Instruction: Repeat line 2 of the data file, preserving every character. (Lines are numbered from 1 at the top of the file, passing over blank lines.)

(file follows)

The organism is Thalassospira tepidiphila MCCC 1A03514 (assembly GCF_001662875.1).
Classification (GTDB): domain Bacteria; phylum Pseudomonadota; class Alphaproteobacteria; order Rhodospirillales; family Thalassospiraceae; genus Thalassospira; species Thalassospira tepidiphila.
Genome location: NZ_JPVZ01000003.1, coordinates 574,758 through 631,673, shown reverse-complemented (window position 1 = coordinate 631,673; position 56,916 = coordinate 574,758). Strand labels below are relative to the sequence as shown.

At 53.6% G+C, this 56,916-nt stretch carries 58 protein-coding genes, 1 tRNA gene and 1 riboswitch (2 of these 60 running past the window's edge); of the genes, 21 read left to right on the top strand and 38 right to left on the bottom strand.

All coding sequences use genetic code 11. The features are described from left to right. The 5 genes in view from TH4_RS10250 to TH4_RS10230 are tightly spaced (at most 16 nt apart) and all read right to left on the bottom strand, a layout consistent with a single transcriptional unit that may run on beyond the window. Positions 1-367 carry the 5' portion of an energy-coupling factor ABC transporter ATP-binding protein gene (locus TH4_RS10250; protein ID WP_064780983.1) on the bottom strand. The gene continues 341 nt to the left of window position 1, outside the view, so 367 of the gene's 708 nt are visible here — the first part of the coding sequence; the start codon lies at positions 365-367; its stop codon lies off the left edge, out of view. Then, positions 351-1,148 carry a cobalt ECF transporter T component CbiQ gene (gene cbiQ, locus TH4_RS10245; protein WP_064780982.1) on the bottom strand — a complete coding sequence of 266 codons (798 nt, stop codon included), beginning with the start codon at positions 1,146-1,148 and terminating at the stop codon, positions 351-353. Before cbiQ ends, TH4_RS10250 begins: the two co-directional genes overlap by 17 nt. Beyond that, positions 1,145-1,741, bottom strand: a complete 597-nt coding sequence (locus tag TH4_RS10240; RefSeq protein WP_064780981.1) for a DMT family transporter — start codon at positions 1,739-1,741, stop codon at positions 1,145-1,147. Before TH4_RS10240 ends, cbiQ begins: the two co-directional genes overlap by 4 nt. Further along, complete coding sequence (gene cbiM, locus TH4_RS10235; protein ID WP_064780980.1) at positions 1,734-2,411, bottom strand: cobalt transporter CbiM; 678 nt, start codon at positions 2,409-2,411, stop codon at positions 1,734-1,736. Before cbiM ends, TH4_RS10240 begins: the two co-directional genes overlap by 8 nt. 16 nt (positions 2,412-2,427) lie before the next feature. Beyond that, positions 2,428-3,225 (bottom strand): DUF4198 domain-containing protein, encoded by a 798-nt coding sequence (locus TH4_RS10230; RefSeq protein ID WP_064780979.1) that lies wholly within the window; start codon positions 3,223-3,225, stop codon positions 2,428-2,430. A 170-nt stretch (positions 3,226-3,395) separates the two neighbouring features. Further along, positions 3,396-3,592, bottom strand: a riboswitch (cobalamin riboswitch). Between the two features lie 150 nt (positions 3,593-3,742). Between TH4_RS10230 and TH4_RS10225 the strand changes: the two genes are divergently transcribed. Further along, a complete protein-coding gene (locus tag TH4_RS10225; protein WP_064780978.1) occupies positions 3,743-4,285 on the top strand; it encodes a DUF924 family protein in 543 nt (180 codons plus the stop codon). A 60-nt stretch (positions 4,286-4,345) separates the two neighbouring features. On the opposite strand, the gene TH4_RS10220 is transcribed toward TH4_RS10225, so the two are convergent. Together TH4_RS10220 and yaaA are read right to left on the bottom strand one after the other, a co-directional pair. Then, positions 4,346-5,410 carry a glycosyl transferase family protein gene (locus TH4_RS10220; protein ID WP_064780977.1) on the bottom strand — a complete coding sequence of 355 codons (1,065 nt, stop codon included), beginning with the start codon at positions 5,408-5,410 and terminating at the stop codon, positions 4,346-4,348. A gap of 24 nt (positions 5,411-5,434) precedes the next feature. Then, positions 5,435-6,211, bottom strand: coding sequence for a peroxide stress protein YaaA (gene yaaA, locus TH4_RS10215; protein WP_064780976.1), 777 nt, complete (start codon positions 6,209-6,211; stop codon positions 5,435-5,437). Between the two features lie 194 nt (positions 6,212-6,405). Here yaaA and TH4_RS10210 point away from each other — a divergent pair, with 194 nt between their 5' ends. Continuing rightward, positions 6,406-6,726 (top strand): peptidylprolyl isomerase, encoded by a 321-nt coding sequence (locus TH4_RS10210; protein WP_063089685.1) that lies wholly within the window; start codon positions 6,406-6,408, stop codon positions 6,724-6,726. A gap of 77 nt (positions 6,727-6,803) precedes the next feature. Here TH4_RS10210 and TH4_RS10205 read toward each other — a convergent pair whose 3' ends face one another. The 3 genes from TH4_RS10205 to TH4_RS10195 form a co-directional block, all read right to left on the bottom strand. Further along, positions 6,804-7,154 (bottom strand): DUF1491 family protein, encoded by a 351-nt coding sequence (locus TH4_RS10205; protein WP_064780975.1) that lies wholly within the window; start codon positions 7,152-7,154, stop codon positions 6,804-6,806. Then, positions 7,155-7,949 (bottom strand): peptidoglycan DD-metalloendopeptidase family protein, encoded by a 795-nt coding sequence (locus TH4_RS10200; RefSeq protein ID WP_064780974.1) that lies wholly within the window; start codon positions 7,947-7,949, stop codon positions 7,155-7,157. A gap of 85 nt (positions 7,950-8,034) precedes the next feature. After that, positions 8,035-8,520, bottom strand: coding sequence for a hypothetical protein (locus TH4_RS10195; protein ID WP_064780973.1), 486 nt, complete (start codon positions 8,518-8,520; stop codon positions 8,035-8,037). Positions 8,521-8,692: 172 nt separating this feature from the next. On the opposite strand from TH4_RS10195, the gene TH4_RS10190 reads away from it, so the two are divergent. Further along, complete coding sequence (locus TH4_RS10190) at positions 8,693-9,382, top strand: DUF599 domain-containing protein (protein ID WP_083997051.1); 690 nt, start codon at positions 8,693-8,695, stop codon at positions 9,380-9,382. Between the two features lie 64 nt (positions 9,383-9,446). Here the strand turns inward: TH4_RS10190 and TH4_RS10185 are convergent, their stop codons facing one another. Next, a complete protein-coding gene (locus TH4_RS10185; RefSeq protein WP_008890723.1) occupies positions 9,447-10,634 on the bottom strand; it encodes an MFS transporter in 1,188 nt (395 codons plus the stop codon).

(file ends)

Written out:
Classification (GTDB): domain Bacteria; phylum Pseudomonadota; class Alphaproteobacteria; order Rhodospirillales; family Thalassospiraceae; genus Thalassospira; species Thalassospira tepidiphila.